Gross margins in the quarter were about flat, at 58.7 percent against 58.8 percent a year ago.

The earnings decline reflects the lower sales and higher operating expenses, which increased to 35.1 percent of sales from 30.9 percent a year ago. Total operating expenses in the quarter were $436 million, a 6 percent increase over the previous year. Research and development increased 8 percent, primarily due to engineering personnel costs. SG&A expenses increased 6 percent, driven primarily by personnel-related expenses and information technology costs. Advertising was relatively flat to the prior-year quarter.

By segment, revenue from the fitness segment fell 34 percent in the second quarter to $272.1 million, with declines across all categories led by its advanced wearables and cycling products. Pemble noted, “These are categories which benefited significantly from pandemic-fueled demand in the first half of 2021.”

Gross and operating margins were 49 percent and 9 percent in the quarter in the fitness segment, respectively, resulting in a $23 million operating income against an income of $113.7 million a year ago.

“Although our Q2 performance was disappointing, we are encouraged by the response to our new product introductions,” said Pemble about the fitness segment. “During the quarter, we celebrated global running day by launching two new running watches, the Forerunner 255 and the Forerunner 955. The Forerunner 955 solar version is our first running watch with solar charging capability, which provides up to 20 days of battery life in smartwatch fashion. We also launched the Edge 1040 cycling computer featuring solar charging capability for superior battery life and multiband GPS technology for accurate high-performance positioning in the most challenging ride environments such as those found in urban areas or dense street cover. Given the year-to-date performance and current trends, we now expect fitness revenue to decline 25 percent for the year.”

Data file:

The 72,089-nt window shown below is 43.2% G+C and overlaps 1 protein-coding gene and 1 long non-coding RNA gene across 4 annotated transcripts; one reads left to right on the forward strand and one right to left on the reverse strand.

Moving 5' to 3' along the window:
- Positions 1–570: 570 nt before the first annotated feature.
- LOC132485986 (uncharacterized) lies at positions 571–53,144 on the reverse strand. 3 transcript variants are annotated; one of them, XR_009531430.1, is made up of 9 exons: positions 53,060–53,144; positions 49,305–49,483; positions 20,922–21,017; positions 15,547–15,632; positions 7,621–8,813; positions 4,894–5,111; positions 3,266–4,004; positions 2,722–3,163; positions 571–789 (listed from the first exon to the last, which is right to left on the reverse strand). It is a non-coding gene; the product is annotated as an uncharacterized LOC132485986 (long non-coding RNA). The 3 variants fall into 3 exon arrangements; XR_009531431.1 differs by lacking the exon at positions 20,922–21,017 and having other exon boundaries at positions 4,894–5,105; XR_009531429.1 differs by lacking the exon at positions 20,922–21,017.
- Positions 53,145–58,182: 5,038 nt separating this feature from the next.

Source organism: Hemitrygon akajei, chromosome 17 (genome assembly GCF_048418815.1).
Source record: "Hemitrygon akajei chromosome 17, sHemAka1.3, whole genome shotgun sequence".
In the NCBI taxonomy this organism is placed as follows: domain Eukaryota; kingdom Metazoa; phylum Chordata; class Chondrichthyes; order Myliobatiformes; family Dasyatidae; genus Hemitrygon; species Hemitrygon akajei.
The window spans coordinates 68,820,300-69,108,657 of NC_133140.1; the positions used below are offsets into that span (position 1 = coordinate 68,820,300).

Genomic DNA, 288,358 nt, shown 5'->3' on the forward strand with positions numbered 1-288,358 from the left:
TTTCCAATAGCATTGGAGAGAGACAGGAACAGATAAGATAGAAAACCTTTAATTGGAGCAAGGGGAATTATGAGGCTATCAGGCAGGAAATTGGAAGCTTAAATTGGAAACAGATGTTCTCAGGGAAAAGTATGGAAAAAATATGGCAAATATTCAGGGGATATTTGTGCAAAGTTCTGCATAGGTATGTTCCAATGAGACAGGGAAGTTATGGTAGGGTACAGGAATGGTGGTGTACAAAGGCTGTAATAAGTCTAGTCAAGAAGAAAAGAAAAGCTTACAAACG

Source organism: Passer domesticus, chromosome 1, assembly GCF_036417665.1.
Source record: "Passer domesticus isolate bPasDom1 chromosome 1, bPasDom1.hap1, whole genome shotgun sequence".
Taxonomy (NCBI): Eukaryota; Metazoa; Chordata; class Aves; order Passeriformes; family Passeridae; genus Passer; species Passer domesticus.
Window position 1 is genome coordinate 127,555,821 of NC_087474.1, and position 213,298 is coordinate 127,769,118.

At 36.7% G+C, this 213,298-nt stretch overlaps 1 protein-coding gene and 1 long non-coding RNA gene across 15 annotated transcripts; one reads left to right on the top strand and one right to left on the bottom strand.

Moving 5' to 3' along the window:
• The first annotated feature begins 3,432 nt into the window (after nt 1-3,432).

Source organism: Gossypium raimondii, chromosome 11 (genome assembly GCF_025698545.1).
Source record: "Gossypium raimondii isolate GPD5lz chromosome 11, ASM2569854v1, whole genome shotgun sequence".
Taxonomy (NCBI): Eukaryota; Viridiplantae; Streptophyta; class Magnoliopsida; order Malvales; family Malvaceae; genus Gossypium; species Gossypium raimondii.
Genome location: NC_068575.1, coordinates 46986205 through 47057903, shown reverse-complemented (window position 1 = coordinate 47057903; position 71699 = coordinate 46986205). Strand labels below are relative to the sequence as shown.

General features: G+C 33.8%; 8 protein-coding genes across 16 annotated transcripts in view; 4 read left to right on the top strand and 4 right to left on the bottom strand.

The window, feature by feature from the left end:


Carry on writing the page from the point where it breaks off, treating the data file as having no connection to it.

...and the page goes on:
Garmin had expected fitness to show flat growth for 2022 at the start of the year.

Revenue from the outdoor segment grew 18 percent in the second quarter to $381.9 million, primarily due to demand for its adventure watches. Gross and operating margins were 66 percent and 40 percent, respectively, resulting in an operating income of $154 million, up 27 percent from $121 million a year ago. During the quarter, Garmin announced the tactix 7, a smartwatch with tactical, performance and wrist-based navigation features.